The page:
On the menu that afternoon was Penang bachang made by an incredibly versatile Penangite or Penang lang. Anne, a lanky perfectly-proportioned woman with gorgeous, long and silky black hair whom I have met a couple of times at dinner parties thrown by Little Sis, is Penang-born and bred. Radiating a sweet smile that is accompanied by a near-perfect set of natural white enamel unblemished by tea and black coffee, she is an obvious candidate as a model for any toothpaste brand. To be adept at making bachang (sticky rice dumpling) would not qualify her to be pigeon-holed as someone who is amazing or special. To be versatile enough to make perfect salted eggs, sambal belachan, nasi ulam and have a myriad of other Malaysian dishes raved and praised by the Malaysian diaspora here would put her on a level of par excellence very few have reached. Above and beyond her responsibilities as a mother of a young daughter and an incredibly supportive wife, she also helps manage a large successful winery in South Australia’s Clare Valley. “Manage” is a poor word that does a huge disservice to describe the physical and fiscal responsibilities and, dare I say, somewhat dare-devil feats required that accompany a “family-run” job in the wine industry. The long arduous hours she grinds through day after day and the tenacity to complete her impossibly challenging tasks without so much as a protest or a whimper inform me she is a very special woman. Both husband and wife arrived here some ten years ago, attracted by the offer to run the whole operation of a winery from toiling the land to planting and harvesting the choice grapes to making award-winning wines and storing them in massive tanks and oak barrels. After that comes the slick and upbeat marketing campaigns to distribute their products to a worldwide market. Anne is known to have scaled the heights of such massive tanks to repair a broken pipe or something, and then abseiled from one tank to the next without blinking or thinking about the “what-ifs” if she were to lose her nerve or footing or both. Since I suffer from acrophobia, she instantly won my admiration. She flexed her biceps and asked me to feel them. Her rock-hard arms won her many points too. Yet, she does not possess the typical physique of a weather-beaten farmer. No coarse calluses offered during a brief handshake, no sun-damaged, parched and mottled facial features when she smiled and surprisingly, she revealed a pair of pure white soft forearms when she rolled up her puffy woollen sleeves to help her husband clear his broken wine glass toppled during a brief careless moment of celebratory clinking of glasses. Anne and her husband Raymond, although their marriage is obviously also made in Heaven, are the opposite of virga. They are the heartbeat of any party – she the centre of attraction. Her life story is a powerful and poignant one. Filled with purpose from a demanding mother even from an early age. Her needy and aged parents still rely on her to look after their well-being. They still live in Penang but the physical separation does not lessen the emotional and financial dependance on her. I do wonder if she ever wished she was a virga, the ability to simply disappear and not reach her destination and fulfil her purpose in someone else’s lives would be so liberating and uplifting. Instead, she is the “viagra” that many people close to her depend on. She is the one they need and she has to continue providing the “blood flow” and the lifeline for them to carry on. Without her zest and enthusiasm for love and life, her loved ones would be the poorer.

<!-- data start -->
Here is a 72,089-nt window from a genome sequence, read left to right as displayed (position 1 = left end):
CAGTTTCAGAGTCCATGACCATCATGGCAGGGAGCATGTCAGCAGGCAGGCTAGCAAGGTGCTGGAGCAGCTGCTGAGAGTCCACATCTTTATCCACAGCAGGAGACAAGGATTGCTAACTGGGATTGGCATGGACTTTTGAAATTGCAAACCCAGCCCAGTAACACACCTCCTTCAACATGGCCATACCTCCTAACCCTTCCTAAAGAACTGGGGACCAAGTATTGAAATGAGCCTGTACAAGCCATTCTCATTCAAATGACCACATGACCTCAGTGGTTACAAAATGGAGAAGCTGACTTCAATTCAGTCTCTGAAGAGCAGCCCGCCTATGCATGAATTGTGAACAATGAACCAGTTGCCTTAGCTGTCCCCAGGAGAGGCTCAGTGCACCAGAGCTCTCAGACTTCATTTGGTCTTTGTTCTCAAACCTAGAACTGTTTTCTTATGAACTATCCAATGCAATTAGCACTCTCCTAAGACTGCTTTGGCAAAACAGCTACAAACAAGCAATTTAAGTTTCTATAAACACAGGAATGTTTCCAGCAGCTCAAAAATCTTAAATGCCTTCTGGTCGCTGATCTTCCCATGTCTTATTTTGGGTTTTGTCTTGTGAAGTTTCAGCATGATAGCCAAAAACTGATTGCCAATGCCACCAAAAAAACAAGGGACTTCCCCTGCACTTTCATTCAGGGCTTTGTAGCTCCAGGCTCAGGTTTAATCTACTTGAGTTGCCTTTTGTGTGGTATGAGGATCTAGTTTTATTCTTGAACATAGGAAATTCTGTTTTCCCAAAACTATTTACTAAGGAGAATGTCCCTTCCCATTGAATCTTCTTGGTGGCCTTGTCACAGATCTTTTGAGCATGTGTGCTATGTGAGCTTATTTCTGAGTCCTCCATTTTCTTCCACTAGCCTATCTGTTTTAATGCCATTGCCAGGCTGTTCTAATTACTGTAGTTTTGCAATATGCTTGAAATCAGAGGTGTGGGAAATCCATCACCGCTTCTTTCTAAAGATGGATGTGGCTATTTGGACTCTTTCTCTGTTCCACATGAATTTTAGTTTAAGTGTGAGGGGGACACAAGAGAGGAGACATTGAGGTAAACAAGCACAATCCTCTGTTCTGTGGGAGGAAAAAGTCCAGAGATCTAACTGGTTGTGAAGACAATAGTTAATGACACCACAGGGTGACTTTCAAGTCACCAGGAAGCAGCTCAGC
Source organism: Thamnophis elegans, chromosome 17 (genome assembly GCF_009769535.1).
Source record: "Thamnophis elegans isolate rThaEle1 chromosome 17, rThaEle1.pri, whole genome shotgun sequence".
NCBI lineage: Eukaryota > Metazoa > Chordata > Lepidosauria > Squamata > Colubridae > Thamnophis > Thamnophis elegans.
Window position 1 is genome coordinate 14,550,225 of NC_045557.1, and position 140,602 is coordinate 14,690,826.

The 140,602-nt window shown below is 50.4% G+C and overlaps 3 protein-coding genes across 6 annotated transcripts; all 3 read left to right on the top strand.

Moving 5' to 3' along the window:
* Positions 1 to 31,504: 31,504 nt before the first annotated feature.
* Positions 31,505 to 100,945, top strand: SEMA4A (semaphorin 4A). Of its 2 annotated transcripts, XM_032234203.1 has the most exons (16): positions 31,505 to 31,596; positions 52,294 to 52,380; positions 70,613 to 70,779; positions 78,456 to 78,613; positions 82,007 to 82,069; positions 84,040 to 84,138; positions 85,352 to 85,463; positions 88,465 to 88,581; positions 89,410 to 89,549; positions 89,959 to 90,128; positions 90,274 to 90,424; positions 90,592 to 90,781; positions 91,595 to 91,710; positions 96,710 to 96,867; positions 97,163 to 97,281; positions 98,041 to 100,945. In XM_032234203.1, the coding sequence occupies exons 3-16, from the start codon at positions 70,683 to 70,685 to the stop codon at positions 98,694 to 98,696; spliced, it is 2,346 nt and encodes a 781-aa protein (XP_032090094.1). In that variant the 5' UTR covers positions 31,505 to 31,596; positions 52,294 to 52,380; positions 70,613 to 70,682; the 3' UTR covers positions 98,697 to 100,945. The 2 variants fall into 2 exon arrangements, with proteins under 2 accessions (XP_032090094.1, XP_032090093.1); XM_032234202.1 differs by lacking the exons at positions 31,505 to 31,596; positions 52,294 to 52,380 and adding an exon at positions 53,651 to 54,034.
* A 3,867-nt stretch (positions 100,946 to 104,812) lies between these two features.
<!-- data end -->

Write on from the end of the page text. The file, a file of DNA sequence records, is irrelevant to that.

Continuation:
Ma, enjoying Ann’s bachang at Little Sis’ party